Beyond Confrontation: International Law for the Post-Cold War Era

By Lori Fisler Damrosch; Gennady M. Danilenko et al. | Go to book overview

Preface

Among the many fields of political and scholarly activity blighted by the Cold War, international law suffered more than most. In the eyes of many, international law fell into disrepute because it did not seem to constrain the behavior of the superpowers -- at least not when their vital interests were engaged. The superpowers' notorious violations of international law might have mattered less if those powers had at least bee able to serve as enforcers of international norms in the rest of the world, but they were not. They neither acted in concert, as the founders of the United Nations had hoped they would when framing the U.N. Charter in 1945, nor did they attempt in any reliable way to ensure compliance with international law on the part of states within their spheres of influence. Nor did balance-of-power politics serve as an acceptable substitute for a functioning international legal system: on the contrary, each superpower exploited opportunities to tip the balance in its own favor, in disregard of norms of international law that both professed to honor. The competition of the Cold War produced a vicious cycle of lawlessness, as each side claimed the right to take retaliatory or defensive measures against what it alleged to be illegal conduct on the other side's part.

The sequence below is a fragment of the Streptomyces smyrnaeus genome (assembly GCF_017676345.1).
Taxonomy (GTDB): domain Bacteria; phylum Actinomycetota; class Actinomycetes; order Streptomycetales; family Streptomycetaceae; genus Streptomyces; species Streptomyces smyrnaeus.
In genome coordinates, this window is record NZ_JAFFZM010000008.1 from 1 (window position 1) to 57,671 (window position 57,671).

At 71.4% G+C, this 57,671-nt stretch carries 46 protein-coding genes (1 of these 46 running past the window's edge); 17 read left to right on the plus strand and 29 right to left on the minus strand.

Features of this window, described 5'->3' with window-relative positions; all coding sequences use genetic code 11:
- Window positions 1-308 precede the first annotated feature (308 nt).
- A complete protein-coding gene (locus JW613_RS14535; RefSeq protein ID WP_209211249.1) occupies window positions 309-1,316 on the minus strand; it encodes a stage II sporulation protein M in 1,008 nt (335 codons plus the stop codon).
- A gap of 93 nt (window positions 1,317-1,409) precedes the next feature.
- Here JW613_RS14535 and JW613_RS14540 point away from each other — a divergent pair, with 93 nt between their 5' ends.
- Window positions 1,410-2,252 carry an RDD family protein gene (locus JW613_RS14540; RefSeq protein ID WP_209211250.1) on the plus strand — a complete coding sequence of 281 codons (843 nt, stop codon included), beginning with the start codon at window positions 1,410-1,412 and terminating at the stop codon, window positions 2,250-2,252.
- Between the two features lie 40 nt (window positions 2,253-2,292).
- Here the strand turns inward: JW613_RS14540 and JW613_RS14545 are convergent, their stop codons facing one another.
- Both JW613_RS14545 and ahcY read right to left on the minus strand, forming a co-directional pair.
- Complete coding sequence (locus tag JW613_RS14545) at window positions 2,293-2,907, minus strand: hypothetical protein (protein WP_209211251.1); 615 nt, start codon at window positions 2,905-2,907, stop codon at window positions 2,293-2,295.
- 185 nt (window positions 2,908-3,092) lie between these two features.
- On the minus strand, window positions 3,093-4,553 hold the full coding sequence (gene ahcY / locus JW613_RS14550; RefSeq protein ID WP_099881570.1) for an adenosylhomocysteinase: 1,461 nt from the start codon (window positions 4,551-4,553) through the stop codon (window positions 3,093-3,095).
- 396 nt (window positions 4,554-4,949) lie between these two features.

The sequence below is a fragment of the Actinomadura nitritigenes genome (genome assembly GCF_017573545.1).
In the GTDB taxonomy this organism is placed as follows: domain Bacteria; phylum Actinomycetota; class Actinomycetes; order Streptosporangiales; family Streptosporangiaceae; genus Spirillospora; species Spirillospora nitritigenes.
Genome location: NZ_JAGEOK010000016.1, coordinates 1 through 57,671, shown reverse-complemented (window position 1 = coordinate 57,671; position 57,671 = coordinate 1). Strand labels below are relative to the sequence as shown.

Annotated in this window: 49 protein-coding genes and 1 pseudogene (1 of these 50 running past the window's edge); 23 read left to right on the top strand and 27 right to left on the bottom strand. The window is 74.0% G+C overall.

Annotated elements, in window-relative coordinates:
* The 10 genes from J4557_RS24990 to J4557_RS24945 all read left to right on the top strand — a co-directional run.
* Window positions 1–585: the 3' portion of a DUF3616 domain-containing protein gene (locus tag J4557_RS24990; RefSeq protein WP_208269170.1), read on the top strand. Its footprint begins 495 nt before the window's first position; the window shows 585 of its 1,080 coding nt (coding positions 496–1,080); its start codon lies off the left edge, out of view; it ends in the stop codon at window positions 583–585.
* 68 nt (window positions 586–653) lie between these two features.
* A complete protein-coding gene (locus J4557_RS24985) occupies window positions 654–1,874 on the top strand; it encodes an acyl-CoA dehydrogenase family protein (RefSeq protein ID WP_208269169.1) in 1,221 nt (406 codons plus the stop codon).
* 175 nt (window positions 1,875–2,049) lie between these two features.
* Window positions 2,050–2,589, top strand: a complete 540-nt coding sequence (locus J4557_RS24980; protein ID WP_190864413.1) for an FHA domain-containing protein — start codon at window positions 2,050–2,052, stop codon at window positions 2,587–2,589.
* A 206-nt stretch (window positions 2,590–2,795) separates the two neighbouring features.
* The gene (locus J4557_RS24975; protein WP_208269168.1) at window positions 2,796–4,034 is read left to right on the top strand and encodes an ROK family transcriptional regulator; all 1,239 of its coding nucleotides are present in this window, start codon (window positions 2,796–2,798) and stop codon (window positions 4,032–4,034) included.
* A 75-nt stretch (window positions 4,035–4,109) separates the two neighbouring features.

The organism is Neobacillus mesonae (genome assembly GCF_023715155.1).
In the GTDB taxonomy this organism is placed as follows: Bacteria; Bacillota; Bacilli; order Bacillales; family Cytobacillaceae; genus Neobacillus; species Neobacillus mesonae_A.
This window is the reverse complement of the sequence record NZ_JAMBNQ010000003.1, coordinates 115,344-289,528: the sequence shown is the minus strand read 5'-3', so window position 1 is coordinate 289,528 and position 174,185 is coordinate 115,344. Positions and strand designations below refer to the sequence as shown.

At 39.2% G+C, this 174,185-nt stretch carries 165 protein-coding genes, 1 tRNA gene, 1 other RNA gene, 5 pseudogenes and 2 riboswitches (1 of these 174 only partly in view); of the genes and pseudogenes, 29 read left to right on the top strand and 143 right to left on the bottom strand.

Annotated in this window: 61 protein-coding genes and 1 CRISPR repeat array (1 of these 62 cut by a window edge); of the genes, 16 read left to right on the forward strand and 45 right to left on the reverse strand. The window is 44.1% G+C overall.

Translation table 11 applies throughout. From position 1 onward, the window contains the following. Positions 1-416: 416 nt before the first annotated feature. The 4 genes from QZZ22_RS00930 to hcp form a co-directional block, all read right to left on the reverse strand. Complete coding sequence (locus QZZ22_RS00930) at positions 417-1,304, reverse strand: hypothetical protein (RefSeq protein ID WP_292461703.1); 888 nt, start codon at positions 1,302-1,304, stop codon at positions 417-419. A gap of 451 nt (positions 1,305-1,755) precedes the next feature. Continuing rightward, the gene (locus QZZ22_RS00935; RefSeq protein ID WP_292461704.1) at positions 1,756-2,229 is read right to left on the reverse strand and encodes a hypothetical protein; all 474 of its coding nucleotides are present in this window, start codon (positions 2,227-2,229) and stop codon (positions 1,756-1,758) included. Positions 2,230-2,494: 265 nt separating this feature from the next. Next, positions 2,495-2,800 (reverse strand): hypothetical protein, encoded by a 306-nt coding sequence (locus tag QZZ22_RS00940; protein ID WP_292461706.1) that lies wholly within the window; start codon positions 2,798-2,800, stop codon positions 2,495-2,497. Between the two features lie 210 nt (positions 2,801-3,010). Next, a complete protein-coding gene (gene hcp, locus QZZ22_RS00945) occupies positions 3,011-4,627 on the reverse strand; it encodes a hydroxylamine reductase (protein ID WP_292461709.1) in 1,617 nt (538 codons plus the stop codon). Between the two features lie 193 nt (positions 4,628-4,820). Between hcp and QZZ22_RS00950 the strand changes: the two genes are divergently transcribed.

These trends in international political life dealt severe blows to the vigor of the scholarly profession that undertook to make sense out of that conduct. International law as a scholarly discipline seemed to give way to international law as an instrument of advocacy and propaganda, or at least that perception took root in various quarters. Despite the valiant efforts of some of the best legal minds of the postwar generation to explain the relevance of international law for global events,1 many remained unconvinced. In the United States, political scientists generally followed the lead of the "realists" in analyzing behavior in terms of power rather than law and found less and less room for international law in their scholarly agenda. Law school courses and scholarly writing on international legal subjects proliferated, but the center of gravity shifted to subjects like international trade and other staples of transnational law practice. Meanwhile, Soviet specialists in international law, continuing the traditions of Marxist-Leninist scholarship, produced weighty treatises

-vii-

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